Greta herself became a globally recognized leader, teacher, and advocate, turning her “mental health” diagnosis into astonishingly articulate power. Profound lessons of her personal truth-is-stranger-than-fiction story are at the core of what I’m calling apocalyptic and revolutionary education. Simply writing those words, I can barely contain my enthusiasm about the mere prospect of trying it out with teenagers. 

Forever Young

By Bob Dylan

May God keep and bless you always

May your wishes all come true

May you always do for others

And let others do for you

May you build a ladder to the stars

And climb on every rung

May you stay forever young

May you grow up to be righteous

May you grow up to be true

May you always know the truth

And see the light surrounding you

May you always be courageous

Stand upright and be strong

May you stay forever young

 

May your hands always be busy

May your feet always be swift

May you have a strong foundation

When the winds of changes shift

May your heart always be joyful

May your song always be sung

May you stay forever young

Forever young, forever young

May you stay forever young

The key difference between the kind of education I’m proposing and our current boring, meaningless schooling is a relentless focus on cultivating students’ agency and power to shape their own lives and communities. Such learning would be project-based, hands-on and place-specific. A successful movement for apocalyptic and revolutionary education would also explore with young people the socio-political dynamics of class struggle, race, gender, and ability. Such a movement would teach youth that they’re not the problem. They’re the solution to the problems. What a breath of fresh air! Studying exemplary models like the Movement for Black Lives, the Sunrise Movement, Extinction Rebellion, Me Too, Time’s Up, the March for Our Lives, Youth Climate Strikes, and the Dreamers would affirm students’ abilities and strengthen their confidence to become leaders themselves.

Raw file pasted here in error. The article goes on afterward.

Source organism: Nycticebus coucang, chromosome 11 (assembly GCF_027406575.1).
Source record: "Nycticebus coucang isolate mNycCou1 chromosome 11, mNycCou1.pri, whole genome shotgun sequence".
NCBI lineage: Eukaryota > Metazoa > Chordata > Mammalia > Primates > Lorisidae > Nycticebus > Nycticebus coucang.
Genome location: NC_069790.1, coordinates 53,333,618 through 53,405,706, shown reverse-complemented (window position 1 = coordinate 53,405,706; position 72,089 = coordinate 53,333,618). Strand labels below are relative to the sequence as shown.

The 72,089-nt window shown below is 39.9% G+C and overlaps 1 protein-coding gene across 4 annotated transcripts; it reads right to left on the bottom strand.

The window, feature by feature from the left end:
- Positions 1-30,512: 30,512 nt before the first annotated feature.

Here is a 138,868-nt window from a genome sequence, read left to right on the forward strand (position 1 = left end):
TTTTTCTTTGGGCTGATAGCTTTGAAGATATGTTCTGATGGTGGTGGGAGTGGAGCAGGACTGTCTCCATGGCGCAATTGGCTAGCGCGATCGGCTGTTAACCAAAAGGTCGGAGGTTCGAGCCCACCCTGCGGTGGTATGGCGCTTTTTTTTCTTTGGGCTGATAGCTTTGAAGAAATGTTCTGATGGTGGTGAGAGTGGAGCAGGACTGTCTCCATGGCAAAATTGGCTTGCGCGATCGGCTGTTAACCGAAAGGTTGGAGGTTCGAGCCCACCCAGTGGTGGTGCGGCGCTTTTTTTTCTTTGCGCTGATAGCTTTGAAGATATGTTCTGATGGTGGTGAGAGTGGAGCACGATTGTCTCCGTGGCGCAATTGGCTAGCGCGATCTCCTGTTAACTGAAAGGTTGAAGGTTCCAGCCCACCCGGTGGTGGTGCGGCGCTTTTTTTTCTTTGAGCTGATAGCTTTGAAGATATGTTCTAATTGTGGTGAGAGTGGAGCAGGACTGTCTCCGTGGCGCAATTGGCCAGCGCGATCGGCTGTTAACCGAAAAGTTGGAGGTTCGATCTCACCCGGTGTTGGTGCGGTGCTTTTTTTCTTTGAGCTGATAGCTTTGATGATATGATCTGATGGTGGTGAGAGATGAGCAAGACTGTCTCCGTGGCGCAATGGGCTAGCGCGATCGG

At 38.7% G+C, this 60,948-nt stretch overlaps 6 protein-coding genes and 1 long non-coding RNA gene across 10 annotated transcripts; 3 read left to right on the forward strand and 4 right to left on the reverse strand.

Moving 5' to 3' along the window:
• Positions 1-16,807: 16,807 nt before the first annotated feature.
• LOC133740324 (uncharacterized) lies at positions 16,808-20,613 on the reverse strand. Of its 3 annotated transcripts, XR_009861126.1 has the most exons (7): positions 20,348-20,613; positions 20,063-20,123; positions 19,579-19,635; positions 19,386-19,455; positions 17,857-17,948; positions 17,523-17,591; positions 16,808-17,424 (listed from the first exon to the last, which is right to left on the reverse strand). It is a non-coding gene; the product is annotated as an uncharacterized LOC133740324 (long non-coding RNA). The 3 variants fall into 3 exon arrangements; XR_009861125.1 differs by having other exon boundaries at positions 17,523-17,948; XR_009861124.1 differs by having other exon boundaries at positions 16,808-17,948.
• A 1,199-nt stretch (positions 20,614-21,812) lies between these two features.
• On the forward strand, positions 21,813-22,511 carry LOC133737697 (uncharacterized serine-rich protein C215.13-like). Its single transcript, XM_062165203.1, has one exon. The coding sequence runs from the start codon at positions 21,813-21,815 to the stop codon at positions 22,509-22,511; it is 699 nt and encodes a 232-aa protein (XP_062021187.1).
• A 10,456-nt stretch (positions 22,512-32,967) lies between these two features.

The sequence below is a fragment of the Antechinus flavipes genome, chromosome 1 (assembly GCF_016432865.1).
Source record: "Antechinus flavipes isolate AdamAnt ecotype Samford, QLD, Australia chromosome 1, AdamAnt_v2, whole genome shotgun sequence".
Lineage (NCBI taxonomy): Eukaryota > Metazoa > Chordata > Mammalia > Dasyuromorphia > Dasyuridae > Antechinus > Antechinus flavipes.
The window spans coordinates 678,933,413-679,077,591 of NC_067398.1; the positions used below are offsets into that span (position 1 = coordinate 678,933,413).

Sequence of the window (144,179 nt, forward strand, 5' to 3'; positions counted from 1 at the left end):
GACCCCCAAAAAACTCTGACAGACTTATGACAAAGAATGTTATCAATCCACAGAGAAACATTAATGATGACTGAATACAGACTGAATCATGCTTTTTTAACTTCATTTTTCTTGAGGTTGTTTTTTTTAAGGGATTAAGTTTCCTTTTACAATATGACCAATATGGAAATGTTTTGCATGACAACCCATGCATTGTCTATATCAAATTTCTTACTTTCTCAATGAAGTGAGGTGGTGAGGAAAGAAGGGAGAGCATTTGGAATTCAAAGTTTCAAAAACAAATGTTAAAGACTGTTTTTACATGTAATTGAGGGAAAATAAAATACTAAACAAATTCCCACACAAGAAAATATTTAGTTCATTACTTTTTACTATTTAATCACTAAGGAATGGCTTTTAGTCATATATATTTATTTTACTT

We would also include the wisdom of elders, tapping into groups like the James and Grace Lee Boggs Center to Nurture Community Leadership, and the Detroit Independent Freedom Schools Movement, as well international groups like the Zapatista National Liberation Front, Via Campesina, the Transnational Institute, and the Tricontinental Institute for Social Research. Students would learn that there is power in seeking the truth, learning democracy, participating in community, fighting for justice.  

We can choose revolutionary struggle against the apocalypse, or we can choose death after meaningless lives. Those are our choices, and that’s the basis of a curriculum for apocalyptic and revolutionary education. We can choose between liberal reforms to relieve suffering and radical revolution to pull it out at the roots. Hard stuff. The educational processes we need would help students discover their power to heal, grow, and transform the world.